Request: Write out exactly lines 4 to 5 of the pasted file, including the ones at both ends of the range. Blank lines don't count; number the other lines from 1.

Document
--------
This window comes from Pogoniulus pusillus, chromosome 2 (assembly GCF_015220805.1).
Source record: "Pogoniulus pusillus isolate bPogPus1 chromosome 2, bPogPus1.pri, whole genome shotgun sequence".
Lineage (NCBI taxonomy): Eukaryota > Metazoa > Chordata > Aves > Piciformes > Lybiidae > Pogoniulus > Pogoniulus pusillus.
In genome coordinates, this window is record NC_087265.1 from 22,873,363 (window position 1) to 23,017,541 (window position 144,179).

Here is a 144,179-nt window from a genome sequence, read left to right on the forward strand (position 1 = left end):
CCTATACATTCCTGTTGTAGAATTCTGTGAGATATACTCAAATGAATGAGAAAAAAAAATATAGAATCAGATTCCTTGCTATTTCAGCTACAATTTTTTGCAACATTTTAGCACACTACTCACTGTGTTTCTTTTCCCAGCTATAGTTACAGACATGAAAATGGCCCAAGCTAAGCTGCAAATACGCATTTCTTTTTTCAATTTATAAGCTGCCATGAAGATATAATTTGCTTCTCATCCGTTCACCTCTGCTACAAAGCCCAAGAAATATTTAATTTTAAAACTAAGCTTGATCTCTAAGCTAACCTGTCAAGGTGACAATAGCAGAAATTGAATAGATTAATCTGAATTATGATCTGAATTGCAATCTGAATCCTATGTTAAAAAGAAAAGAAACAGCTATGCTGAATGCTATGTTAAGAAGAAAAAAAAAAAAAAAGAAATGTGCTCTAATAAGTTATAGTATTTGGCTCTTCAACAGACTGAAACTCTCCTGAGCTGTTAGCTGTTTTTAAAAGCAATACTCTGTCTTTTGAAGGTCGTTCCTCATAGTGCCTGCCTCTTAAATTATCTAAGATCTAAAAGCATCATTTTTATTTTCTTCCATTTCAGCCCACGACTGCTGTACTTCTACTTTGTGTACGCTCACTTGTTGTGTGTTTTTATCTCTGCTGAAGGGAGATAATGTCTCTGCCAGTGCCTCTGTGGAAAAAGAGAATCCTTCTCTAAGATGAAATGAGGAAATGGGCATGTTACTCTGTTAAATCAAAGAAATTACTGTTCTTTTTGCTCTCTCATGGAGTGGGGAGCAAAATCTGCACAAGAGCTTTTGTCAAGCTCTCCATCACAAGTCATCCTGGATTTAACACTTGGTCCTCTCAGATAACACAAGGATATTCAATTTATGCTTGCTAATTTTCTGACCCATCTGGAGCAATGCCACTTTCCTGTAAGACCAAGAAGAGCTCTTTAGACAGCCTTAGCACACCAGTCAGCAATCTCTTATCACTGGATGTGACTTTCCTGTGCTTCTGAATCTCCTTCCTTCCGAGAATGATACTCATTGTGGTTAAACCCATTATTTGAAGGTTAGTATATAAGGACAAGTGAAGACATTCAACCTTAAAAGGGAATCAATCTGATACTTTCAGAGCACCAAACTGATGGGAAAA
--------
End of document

In genome coordinates, this window is record NC_087265.1 from 22,873,363 (window position 1) to 23,017,541 (window position 144,179).

Here is a 144,179-nt window from a genome sequence, read left to right on the forward strand (position 1 = left end):